Brady is third among NFL quarterbacks in completed passes, fourth in pass attempts, sixth in passing yards, second in passing touchdowns, and tenth in passer rating. In fact, his 15 touchdown passes are to nine different teammates and Brown will look to make it ten in Week 9 from a quarterback that he’s already spent some time working out with. Clearly, the upside exists for Brown to be an every-week start beginning Week 9, particularly if the injuries of Mike Evans continue to nag him and he has to take some time off. However, one must also realize the possible downside. 

For starters, Brown has to actually make it to Week 9 with no further disciplinary or health-related complications, a threshold which is no trivial task to surpass for him. Second, Brown has to find himself in the middle of a good floor of opportunity to feature in your starting lineup if you have already picked him up. If Evans, Godwin, and Gronkowski all take the field together, Brown’s upside still exists due to the touchdown ball but in a PPR format, the floor is low. Even if Brown is still the most talented pass-catcher on the team, there are no guarantees with Brady he’s getting the most targets. Just take a look at the blowout game in Miami for New England last year — 4 catches on 8 targets a week is not going to be tempting enough for PPR leagues without the touchdown score. 

So here’s your game plan for now.

If you don’t own Brown in your league and he has already been scooped by someone else, don’t give up anything for him — just sit on the news and fill your WR needs with safer, less flashy options like I suggested for the Dez Bryant situation. If Brown is still available in your league, changes are the league isn’t all that deep — if you have a roster spot you can afford to mess around with, pick up Brown right away for the upside, especially if you need depth at wide receiver. You can even spend some FAAB if your league uses it, but again, please do not spend 50% of your cash on a guy who might not play a game. If you did scoop up Brown, you have a position of power but with great power comes great responsibility. Don’t fall for the upside to the extent that you trade away your other wide receivers; a.k.a. don’t let Brown be a must-start for you every week. Look out for the good matchups and keep an eye on the health of other Bucs pass-catchers. If the expected opportunity exists for Brown, he could be a start. For all those reasons, I’ll cop out of answering the poll and instead respond to an extended version by saying Brown will hover between the “Solid start” and “Decent but bench” options ROS and you have to take this week-by-week.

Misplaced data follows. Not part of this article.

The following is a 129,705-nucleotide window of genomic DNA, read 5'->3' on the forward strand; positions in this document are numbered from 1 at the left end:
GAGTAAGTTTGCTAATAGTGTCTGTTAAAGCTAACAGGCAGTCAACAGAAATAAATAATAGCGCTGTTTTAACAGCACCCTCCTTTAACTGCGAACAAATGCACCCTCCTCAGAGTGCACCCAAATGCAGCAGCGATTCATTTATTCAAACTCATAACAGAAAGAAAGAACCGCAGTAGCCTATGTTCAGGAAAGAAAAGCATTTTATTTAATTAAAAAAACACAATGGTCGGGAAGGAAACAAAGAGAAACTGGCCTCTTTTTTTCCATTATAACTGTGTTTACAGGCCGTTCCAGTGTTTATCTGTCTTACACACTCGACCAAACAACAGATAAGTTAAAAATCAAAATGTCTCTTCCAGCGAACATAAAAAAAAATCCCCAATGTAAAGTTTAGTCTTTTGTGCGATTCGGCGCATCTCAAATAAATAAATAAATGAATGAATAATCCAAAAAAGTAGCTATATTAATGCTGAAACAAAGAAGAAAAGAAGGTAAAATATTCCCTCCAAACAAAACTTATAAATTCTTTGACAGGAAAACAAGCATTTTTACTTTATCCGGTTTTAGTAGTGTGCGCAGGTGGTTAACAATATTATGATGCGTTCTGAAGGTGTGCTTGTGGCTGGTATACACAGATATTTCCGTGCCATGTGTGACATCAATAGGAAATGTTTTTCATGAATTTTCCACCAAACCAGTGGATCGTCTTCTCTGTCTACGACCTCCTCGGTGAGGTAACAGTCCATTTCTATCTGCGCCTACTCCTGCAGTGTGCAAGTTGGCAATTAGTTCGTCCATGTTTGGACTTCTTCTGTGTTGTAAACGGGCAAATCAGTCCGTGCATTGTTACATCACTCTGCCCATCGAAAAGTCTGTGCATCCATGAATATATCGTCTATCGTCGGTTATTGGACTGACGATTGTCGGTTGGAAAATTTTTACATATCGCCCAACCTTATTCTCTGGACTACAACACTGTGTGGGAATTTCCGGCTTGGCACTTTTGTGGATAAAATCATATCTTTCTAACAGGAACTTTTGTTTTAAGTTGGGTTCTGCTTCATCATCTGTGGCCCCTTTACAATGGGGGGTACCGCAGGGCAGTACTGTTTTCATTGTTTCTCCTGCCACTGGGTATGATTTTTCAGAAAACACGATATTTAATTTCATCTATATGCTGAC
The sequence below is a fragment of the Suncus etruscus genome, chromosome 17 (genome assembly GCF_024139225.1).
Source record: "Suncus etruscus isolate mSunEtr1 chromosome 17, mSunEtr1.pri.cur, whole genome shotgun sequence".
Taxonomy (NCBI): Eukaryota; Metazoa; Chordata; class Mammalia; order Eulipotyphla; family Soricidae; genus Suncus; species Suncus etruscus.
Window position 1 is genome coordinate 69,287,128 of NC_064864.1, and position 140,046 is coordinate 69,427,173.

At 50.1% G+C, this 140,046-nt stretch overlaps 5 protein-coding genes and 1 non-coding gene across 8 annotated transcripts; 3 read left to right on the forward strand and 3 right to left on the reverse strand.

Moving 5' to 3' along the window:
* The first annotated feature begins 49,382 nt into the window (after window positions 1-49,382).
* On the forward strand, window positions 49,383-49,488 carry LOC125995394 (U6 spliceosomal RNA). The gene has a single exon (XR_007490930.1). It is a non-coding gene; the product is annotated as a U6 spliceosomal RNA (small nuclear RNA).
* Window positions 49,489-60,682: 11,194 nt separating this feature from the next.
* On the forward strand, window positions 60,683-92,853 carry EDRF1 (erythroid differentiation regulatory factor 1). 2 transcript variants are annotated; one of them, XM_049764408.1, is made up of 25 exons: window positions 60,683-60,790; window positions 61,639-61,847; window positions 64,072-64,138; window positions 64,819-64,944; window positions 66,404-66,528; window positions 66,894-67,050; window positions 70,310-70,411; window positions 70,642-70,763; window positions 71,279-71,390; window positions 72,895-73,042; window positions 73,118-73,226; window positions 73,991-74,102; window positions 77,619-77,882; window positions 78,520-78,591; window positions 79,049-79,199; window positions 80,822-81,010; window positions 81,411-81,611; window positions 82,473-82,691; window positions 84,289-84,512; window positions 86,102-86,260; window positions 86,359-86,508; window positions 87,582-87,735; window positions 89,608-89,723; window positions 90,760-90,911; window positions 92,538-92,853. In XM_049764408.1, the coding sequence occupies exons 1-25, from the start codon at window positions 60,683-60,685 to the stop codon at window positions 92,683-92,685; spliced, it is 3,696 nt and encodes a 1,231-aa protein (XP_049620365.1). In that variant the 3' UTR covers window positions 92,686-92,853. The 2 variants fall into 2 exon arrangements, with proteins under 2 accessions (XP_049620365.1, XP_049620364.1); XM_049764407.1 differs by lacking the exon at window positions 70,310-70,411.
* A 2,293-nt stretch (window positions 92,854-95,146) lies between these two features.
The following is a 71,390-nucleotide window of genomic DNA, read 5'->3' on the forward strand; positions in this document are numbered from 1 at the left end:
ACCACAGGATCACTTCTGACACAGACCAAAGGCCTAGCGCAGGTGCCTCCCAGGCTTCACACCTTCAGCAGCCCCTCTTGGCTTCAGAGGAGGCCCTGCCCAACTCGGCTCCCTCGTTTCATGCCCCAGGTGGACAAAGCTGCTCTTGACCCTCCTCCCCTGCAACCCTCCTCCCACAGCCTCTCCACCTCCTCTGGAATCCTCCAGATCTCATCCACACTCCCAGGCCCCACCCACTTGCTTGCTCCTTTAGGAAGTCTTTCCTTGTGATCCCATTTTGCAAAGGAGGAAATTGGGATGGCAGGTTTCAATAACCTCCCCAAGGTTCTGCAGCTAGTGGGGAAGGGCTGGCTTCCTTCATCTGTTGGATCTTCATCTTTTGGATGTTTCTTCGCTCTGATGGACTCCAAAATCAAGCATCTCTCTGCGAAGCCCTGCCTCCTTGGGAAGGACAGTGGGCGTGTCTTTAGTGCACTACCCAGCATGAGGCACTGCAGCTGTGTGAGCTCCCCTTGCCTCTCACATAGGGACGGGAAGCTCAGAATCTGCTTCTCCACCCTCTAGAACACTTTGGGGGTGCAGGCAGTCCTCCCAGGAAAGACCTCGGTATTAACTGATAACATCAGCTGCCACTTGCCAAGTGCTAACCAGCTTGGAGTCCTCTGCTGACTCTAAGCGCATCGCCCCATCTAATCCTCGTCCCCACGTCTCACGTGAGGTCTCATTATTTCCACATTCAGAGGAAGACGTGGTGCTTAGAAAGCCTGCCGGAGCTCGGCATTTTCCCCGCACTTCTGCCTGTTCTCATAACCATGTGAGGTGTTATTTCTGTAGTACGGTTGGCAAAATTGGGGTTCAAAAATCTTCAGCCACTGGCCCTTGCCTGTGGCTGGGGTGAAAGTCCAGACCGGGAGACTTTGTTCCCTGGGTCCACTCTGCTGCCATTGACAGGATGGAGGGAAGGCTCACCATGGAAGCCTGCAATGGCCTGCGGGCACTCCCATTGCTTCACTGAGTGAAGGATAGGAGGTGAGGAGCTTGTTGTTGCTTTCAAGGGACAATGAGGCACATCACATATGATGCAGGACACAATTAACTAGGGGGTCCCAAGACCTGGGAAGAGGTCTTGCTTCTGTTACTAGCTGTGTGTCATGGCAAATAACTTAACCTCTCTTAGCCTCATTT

Finally, most importantly, whether you are an owner of Brown or one of the other main men in Tampa Bay (Evans, Godwin, Miller, Gronkowski), keep an eye on the news — conduct of Brown, health of Evans, notes by Arians on usage, the whole lot. And if you couldn’t give a rat’s behind about Antonio Brown’s return to the NFL — I respect that as well.